England captain Joe Root says it is “scary” to think that cricket may not be played outdoors in certain parts of the world in 30 years’ time because of the impact of climate change.
Cricket already takes place in some of the hottest parts of the globe, but that could soon become impossible.
Root says everyone needs to play a part in protecting the environment in order to preserve the sport as we know it.
“It’s quite stark and something needs to be done,” he told BBC Sport.
“It is scary to think the game as it is right now may not be the case in 30 years’ time.
“I’m sure we will have to evolve and develop as a sport and as players as well.”
Root, 30, knows all too well the impact that playing in extreme temperatures can have on the human body. The batsman was taken to hospital to be treated for severe dehydration after batting in sweltering heat during the fifth Ashes Test against Australia in Sydney in 2018.
Temperatures reached 47.3C in Sydney that day, the hottest day in the city for 79 years, with temperatures out in the middle at the Sydney Cricket Ground estimated to have been even higher.
Root thinks there probably “wasn’t enough of a focus” on hydration back then and says all players now place greater emphasis on coping with hot conditions.
“Obviously physical fitness is really important but more recently hydration has become a real focus point of touring in difficult parts of the world,” he said.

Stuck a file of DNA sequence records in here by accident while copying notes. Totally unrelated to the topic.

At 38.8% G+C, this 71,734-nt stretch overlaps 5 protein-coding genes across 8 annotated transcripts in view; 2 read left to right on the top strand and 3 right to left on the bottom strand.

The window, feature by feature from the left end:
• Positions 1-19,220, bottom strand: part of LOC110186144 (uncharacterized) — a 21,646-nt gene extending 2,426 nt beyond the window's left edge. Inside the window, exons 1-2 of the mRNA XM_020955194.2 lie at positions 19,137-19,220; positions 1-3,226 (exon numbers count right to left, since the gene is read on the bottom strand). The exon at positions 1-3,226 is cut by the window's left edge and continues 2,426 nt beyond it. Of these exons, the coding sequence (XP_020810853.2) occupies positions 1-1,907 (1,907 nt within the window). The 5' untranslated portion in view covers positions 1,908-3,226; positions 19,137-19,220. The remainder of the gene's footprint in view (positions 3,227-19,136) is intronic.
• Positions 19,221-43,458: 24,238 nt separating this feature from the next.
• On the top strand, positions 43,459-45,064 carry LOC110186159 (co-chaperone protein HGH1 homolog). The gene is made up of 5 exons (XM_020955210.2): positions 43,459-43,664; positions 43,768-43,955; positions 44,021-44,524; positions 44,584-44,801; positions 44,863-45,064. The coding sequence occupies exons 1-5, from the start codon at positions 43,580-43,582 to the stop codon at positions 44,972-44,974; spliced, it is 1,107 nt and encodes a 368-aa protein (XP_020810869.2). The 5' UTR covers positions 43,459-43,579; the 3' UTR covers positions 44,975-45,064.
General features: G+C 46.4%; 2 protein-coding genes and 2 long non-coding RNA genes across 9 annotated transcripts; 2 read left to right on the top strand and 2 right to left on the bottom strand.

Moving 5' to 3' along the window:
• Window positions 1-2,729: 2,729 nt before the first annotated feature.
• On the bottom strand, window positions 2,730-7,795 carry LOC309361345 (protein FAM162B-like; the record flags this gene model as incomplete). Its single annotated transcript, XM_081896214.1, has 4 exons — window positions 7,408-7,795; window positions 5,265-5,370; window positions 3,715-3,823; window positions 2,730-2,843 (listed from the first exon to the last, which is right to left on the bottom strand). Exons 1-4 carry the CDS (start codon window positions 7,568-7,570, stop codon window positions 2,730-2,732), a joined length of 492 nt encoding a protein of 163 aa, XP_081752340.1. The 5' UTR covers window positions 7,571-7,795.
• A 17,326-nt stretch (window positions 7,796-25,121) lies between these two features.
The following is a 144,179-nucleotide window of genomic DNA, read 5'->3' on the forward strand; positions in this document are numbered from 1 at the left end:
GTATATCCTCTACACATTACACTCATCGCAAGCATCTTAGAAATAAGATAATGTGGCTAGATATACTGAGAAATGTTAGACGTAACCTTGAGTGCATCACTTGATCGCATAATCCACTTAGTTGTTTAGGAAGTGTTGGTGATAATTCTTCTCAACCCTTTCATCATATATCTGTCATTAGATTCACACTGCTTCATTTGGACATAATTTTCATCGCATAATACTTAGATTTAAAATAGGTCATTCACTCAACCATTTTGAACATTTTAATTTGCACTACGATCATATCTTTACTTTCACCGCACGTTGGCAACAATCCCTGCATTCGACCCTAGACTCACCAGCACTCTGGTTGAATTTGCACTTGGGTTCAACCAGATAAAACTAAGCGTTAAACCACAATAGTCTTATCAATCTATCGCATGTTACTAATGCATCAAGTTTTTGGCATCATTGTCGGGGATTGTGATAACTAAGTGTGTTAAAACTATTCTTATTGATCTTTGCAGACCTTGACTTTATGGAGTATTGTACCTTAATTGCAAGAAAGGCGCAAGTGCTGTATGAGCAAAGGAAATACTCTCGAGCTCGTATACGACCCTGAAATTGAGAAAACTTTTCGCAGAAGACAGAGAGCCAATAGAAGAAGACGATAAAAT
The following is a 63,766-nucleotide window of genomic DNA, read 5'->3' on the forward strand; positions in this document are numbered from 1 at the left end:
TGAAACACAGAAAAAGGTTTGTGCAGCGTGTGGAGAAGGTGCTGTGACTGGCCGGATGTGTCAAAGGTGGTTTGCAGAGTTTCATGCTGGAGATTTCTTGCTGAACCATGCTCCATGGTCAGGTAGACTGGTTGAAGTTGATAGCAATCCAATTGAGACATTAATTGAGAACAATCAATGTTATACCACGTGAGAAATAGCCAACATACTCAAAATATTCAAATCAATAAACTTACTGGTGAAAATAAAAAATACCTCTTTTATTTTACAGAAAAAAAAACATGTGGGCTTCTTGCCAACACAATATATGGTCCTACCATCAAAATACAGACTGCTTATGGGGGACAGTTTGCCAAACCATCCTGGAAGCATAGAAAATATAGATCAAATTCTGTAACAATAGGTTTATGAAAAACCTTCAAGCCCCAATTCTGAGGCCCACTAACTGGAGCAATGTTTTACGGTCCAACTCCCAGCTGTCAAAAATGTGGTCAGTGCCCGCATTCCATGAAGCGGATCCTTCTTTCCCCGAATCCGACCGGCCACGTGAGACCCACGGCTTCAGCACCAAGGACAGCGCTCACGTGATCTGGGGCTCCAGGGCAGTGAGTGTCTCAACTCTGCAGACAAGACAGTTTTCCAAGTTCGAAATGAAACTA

“We have just been to India and Sri Lanka and there was a lot of attention to detail on how we were going to stay hydrated when we were playing, making sure there were regular almost timed intervals when we top up our hydration and physically doing everything we could to make sure that wasn’t having an impact on our performance.”
Root says more needs to be done to limit the damaging impact of climate change that could cause elements of the game to be lost forever.
“There are a number of things we can do individually which collectively could make a big impact and a big change in things moving forward,” he said.
“I’ve been very fortunate to have a brilliant career and play in some wonderful places around the world. It would be a real shame if that wasn’t possible for future generations.”